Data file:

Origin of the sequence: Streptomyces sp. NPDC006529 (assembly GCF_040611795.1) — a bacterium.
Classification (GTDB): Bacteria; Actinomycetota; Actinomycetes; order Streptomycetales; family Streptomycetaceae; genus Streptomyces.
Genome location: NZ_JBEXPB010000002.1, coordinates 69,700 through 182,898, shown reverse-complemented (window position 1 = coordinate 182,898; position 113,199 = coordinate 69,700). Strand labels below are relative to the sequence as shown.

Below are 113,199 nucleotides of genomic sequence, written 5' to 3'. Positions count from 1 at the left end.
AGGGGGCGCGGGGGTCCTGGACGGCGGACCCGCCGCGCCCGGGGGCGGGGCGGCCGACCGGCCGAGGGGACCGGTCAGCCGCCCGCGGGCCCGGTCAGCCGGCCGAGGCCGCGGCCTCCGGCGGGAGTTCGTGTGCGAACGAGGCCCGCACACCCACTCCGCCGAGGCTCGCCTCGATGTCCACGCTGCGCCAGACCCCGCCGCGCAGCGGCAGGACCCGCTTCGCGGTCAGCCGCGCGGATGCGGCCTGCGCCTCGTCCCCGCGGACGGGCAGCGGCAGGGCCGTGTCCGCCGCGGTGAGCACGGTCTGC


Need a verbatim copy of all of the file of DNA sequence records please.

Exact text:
Origin of the sequence: Streptomyces sp. NPDC006529 (assembly GCF_040611795.1) — a bacterium.
Classification (GTDB): Bacteria; Actinomycetota; Actinomycetes; order Streptomycetales; family Streptomycetaceae; genus Streptomyces.
Genome location: NZ_JBEXPB010000002.1, coordinates 69,700 through 182,898, shown reverse-complemented (window position 1 = coordinate 182,898; position 113,199 = coordinate 69,700). Strand labels below are relative to the sequence as shown.

Below are 113,199 nucleotides of genomic sequence, written 5' to 3'. Positions count from 1 at the left end.
AGGGGGCGCGGGGGTCCTGGACGGCGGACCCGCCGCGCCCGGGGGCGGGGCGGCCGACCGGCCGAGGGGACCGGTCAGCCGCCCGCGGGCCCGGTCAGCCGGCCGAGGCCGCGGCCTCCGGCGGGAGTTCGTGTGCGAACGAGGCCCGCACACCCACTCCGCCGAGGCTCGCCTCGATGTCCACGCTGCGCCAGACCCCGCCGCGCAGCGGCAGGACCCGCTTCGCGGTCAGCCGCGCGGATGCGGCCTGCGCCTCGTCCCCGCGGACGGGCAGCGGCAGGGCCGTGTCCGCCGCGGTGAGCACGGTCTGC